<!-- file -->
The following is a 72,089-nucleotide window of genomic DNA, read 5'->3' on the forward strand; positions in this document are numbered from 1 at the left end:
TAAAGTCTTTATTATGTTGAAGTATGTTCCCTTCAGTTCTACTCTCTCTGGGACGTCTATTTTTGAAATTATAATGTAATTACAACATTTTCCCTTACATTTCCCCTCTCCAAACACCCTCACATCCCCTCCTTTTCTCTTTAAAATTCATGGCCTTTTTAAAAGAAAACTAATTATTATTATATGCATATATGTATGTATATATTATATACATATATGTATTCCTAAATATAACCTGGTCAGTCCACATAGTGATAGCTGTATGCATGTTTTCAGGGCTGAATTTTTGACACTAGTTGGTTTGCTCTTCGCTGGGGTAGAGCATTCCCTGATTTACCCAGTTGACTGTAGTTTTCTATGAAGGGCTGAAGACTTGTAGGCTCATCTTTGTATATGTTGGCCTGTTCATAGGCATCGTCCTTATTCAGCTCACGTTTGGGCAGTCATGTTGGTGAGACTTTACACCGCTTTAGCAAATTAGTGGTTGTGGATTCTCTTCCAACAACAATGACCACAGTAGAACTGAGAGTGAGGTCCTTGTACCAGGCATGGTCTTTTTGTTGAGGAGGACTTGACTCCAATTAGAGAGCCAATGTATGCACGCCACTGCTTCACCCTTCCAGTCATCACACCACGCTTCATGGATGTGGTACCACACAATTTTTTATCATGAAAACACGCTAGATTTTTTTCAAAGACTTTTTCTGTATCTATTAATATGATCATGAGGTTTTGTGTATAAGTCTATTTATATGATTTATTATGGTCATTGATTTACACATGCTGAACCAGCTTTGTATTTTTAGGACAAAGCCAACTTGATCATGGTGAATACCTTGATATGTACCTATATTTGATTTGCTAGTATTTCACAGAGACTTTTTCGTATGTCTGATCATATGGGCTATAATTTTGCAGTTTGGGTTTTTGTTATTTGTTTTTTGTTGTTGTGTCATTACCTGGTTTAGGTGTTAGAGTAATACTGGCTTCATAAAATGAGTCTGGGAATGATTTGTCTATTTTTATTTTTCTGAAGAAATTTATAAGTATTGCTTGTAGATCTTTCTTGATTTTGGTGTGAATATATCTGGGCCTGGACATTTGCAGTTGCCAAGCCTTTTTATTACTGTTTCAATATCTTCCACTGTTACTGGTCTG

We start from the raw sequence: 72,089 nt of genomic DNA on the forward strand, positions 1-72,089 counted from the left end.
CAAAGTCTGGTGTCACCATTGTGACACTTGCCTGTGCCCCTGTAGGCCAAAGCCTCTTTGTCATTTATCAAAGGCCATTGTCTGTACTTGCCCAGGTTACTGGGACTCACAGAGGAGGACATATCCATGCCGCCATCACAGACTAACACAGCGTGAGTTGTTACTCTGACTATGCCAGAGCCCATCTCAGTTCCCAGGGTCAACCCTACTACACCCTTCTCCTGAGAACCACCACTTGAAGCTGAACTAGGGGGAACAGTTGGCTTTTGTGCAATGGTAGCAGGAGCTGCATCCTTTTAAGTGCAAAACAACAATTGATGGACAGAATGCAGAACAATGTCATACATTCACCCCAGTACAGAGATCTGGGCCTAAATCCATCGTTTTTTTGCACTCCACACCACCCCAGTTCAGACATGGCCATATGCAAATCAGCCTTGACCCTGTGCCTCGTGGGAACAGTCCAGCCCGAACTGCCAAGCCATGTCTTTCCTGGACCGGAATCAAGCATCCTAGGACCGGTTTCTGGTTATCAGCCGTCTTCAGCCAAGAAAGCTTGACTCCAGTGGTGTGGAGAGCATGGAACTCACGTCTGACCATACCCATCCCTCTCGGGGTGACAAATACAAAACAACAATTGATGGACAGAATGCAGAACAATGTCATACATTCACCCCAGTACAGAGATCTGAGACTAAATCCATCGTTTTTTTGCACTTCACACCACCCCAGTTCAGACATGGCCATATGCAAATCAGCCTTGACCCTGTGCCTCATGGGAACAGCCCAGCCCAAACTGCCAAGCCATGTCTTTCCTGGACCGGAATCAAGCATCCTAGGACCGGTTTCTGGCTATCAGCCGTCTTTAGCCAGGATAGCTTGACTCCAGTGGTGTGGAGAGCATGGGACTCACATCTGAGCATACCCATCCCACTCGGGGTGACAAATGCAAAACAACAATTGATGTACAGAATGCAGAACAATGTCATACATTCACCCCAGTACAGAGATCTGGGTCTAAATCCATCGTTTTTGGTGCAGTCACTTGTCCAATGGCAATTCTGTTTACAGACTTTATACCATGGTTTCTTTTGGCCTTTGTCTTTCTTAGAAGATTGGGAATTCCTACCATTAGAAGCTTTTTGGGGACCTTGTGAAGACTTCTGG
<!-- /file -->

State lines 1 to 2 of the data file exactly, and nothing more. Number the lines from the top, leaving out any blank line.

The following is a 72,089-nucleotide window of genomic DNA, read 5'->3' on the forward strand; positions in this document are numbered from 1 at the left end:
TAAAGTCTTTATTATGTTGAAGTATGTTCCCTTCAGTTCTACTCTCTCTGGGACGTCTATTTTTGAAATTATAATGTAATTACAACATTTTCCCTTACATTTCCCCTCTCCAAACACCCTCACATCCCCTCCTTTTCTCTTTAAAATTCATGGCCTTTTTAAAAGAAAACTAATTATTATTATATGCATATATGTATGTATATATTATATACATATATGTATTCCTAAATATAACCTGGTCAGTCCACATAGTGATAGCTGTATGCATGTTTTCAGGGCTGAATTTTTGACACTAGTTGGTTTGCTCTTCGCTGGGGTAGAGCATTCCCTGATTTACCCAGTTGACTGTAGTTTTCTATGAAGGGCTGAAGACTTGTAGGCTCATCTTTGTATATGTTGGCCTGTTCATAGGCATCGTCCTTATTCAGCTCACGTTTGGGCAGTCATGTTGGTGAGACTTTACACCGCTTTAGCAAATTAGTGGTTGTGGATTCTCTTCCAACAACAATGACCACAGTAGAACTGAGAGTGAGGTCCTTGTACCAGGCATGGTCTTTTTGTTGAGGAGGACTTGACTCCAATTAGAGAGCCAATGTATGCACGCCACTGCTTCACCCTTCCAGTCATCACACCACGCTTCATGGATGTGGTACCACACAATTTTTTATCATGAAAACACGCTAGATTTTTTTCAAAGACTTTTTCTGTATCTATTAATATGATCATGAGGTTTTGTGTATAAGTCTATTTATATGATTTATTATGGTCATTGATTTACACATGCTGAACCAGCTTTGTATTTTTAGGACAAAGCCAACTTGATCATGGTGAATACCTTGATATGTACCTATATTTGATTTGCTAGTATTTCACAGAGACTTTTTCGTATGTCTGATCATATGGGCTATAATTTTGCAGTTTGGGTTTTTGTTATTTGTTTTTTGTTGTTGTGTCATTACCTGGTTTAGGTGTTAGAGTAATACTGGCTTCATAAAATGAGTCTGGGAATGATTTGTCTATTTTTATTTTTCTGAAGAAATTTATAAGTATTGCTTGTAGATCTTTCTTGATTTTGGTGTGAATATATCTGGGCCTGGACATTTGCAGTTGCCAAGCCTTTTTATTACTGTTTCAATATCTTCCACTGTTACTGGTCTG